Beside it, half falling over, is an old pop-up advent calendar with a nativity scene picked out in folded cardboard. It’s a little bent and a little smudged and the scene is starting to come away from its backing, but it’s well-loved and has been with your family for years. Most of the numbers are on stars circling the nativity beneath, and you’ve opened them so often you remember the pictures behind each window: a teddy bear, a spinning top, a pair of mittens, a train. Gifts, perhaps, from a bygone age, yet there’s more warm fulfilment in these images than there is in any amount of cheap chocolate. Still young and gluttonous for sweet things, it’s surprising how much you care about this heirloom, which doesn’t dispense chocolate but which will not be disposed of once the season’s done. Folded carefully–a touch more worn than it was at the start of December–it’ll reappear next year and the year after next, and every year until it’s too torn to put up, and part of your childhood will die on that day, the day the advent calendar becomes rubbish.
For the moment, you have chocolate. Not very good chocolate–not creamy, not rich, not tasting of cocoa or sugar, quite possibly not chocolate at all–but you’ll gobble it down every afternoon, removing a pale brown lozenge of almost-candy from its mould and marvelling at its engraving before turning to the picture beneath, the chocolate melting in your cheek.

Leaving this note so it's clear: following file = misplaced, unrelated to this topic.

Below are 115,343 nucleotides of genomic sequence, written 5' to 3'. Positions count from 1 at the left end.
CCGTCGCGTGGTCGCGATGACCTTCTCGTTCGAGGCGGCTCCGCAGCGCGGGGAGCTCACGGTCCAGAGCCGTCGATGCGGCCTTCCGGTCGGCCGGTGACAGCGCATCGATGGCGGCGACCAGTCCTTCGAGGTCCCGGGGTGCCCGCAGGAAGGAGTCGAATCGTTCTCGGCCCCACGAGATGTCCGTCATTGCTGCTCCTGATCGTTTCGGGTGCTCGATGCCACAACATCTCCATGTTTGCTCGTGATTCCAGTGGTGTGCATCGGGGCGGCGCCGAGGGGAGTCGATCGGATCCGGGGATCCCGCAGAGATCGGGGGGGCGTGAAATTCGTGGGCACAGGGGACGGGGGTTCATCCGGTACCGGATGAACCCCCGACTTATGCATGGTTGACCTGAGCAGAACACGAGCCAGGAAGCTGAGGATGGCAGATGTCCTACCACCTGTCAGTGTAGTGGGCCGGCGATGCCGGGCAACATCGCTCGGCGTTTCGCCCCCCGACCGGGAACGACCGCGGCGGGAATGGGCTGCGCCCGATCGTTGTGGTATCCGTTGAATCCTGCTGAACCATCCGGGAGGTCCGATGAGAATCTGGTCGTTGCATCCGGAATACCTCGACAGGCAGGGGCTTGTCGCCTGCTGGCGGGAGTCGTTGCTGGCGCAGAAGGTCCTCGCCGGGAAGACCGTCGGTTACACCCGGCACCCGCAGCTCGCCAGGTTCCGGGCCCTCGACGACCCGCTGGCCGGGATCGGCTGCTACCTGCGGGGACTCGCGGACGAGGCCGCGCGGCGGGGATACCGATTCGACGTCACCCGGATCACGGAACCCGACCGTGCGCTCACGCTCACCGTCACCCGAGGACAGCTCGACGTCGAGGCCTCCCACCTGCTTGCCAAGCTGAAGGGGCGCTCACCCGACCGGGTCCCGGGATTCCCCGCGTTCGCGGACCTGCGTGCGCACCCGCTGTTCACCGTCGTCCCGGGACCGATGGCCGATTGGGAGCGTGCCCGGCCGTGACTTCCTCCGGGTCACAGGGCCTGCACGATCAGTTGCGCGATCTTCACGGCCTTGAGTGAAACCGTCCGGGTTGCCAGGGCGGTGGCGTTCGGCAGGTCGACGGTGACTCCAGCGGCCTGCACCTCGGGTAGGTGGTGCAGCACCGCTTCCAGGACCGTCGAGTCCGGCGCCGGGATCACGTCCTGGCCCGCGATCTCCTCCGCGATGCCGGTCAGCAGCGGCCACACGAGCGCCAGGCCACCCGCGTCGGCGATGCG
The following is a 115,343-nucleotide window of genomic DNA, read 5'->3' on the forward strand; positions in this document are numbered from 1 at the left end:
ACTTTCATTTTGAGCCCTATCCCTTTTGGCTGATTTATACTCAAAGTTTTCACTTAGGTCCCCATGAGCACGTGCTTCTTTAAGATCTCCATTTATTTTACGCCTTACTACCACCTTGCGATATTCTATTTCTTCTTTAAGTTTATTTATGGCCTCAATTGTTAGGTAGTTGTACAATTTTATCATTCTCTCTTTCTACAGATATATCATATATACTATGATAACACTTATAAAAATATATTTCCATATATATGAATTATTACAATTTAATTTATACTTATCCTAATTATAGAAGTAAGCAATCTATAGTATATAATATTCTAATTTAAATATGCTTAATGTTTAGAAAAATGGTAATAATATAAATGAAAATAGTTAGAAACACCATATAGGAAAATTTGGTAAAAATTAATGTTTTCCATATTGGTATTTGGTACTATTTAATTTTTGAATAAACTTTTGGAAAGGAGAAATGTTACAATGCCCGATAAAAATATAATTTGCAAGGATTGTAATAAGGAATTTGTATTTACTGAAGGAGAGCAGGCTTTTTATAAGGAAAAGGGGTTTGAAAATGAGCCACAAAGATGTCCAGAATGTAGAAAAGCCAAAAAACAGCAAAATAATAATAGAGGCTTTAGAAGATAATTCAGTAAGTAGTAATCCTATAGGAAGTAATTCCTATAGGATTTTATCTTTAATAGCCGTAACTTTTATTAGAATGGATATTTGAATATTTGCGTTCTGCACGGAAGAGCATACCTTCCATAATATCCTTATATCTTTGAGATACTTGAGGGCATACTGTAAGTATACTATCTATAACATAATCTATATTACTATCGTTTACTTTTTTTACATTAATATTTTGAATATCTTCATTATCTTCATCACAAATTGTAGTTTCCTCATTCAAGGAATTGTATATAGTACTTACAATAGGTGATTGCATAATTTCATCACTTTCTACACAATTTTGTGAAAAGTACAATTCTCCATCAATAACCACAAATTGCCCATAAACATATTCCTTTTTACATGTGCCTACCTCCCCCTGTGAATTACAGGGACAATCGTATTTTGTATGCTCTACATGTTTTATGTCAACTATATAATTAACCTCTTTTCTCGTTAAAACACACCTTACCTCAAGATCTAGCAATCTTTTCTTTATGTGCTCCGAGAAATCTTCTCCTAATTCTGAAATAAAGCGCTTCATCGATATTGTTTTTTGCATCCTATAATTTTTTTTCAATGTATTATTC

Haphazardly placed as those first doors seem, the calendar’s highly regimented. Doors are lined in rows and columns, and open on a pictures lined in a similar grid. Your sister has her own calendar; every day she opens a door in a different place on the box, but once you start opening doors in positions she’s already opened or vice versa, it becomes clear you both have the same advent calendar, albeit with a different mural on the front. A little of the magic is lost then, but by that point you’re far too excited about Christmas to care. When the calendars run out on the twenty-fourth you both dissect your calendars in search of secret hidden chocolates and throw the remains in the bin.
Sometimes the chocolates shift. Too violently shaken, their contents are often dislodged and sent wandering through the box. Likewise, a sneaky peak behind tomorrow’s window–slantwise, through an already opened adjoining doorway–can cause the whole lot to fall in an avalanche to the bottom of the box. Occasionally your sister pinches your chocolate before you get to it. Tit for tat, the next day you’ll pinch hers.
Over the years advent calendars become synonymous with chocolate. Older, wiser, when writing about Christmas you remember a time when this wasn’t the case. Once upon a yule advent calendars were all about pictures, not treats.